Why A President Should Never Be Above The Law

The idea that a sitting president can’t be indicted has never been tested. If it becomes legal precedent, say goodbye to democracy

President Donald Trump in the Oval Office (AP/Andrew Harnik)

President Donald Trump in the Oval Office (AP/Andrew Harnik)

During the scandalous and confusing years of Watergate, a perplexing and unusual question rippled through the American justice system. Could a sitting president be indicted for a crime just like anyone else? A brief signed by then-Solicitor General Robert H. Bork said that sitting presidents are immune from prosecution. Decades later, a review from law professor Ronald Rotunda for Kenneth Star disagreed with this take. Since Nixon resigned before articles of impeachment could be drawn up, and Clinton was acquitted in the Senate, we never actually got a firm answer. With Trump, we just might, setting a firm precedent for the future, and we better hope the answer is yes.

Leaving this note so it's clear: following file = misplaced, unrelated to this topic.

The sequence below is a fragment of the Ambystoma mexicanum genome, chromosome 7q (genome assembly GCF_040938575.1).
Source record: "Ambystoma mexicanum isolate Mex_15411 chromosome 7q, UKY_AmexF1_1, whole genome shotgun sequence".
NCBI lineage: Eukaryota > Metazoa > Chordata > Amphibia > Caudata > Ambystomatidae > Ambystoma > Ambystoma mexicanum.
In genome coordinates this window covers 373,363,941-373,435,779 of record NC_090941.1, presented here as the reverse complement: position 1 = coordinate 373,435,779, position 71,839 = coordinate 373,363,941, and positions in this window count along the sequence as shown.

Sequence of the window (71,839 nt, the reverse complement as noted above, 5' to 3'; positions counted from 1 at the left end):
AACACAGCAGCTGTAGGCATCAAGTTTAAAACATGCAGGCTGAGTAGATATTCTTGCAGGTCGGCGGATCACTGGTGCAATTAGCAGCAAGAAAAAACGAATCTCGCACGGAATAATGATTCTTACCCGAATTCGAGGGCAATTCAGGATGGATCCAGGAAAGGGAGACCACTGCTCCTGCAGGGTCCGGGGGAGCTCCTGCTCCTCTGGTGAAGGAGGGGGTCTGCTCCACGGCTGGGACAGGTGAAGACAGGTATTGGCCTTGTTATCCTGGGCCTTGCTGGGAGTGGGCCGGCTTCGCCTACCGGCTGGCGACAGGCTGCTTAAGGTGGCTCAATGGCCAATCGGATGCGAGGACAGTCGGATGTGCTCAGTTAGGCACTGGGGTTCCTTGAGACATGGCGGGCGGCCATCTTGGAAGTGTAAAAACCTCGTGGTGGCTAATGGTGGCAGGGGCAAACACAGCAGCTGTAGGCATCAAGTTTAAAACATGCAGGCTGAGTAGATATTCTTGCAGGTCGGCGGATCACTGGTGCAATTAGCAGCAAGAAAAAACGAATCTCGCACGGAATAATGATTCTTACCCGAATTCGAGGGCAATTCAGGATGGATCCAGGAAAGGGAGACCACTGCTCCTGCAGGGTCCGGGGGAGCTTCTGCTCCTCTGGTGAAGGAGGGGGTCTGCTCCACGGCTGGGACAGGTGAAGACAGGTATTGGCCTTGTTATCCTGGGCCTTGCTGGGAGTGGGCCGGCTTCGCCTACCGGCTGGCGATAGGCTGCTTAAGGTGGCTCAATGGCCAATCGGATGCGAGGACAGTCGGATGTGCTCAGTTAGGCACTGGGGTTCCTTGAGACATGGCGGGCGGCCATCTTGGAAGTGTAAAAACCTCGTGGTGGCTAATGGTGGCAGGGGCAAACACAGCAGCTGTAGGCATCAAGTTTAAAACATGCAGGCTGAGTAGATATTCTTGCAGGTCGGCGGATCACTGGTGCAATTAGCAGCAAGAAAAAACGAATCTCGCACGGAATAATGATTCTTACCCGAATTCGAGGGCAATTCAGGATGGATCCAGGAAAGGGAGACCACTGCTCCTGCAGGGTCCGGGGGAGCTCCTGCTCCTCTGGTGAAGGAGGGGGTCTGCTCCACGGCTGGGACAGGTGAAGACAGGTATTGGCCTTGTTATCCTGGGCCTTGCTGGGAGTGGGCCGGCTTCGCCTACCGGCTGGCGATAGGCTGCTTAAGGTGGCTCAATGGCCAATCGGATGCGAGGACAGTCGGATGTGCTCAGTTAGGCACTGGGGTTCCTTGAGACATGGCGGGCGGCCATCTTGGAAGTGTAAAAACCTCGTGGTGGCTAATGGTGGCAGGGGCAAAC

Now, I’m no slick, big city lawyer, or any kind of lawyer for that matter. (I’m a computer scientist by education.) But I have lived in Ukraine, where courts packed with lackeys and toadies answered a similar question in the negative and know what happens afterward. At stake is the obvious question of what constitutes rule of law. If we have it, then no citizen of the country is allowed to get away with a crime, even temporarily, and everyone, from a petty thief caught pickpocketing old ladies, to the commander-in-chief, must answer for their misdeeds. If we don’t, your wealth and political connections determine whether you are even threatened with punishment.